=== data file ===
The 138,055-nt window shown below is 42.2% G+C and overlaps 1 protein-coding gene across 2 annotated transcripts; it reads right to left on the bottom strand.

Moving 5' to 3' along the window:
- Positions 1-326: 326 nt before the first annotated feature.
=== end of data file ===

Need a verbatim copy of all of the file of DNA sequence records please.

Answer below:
The 138,055-nt window shown below is 42.2% G+C and overlaps 1 protein-coding gene across 2 annotated transcripts; it reads right to left on the bottom strand.

Moving 5' to 3' along the window:
- Positions 1-326: 326 nt before the first annotated feature.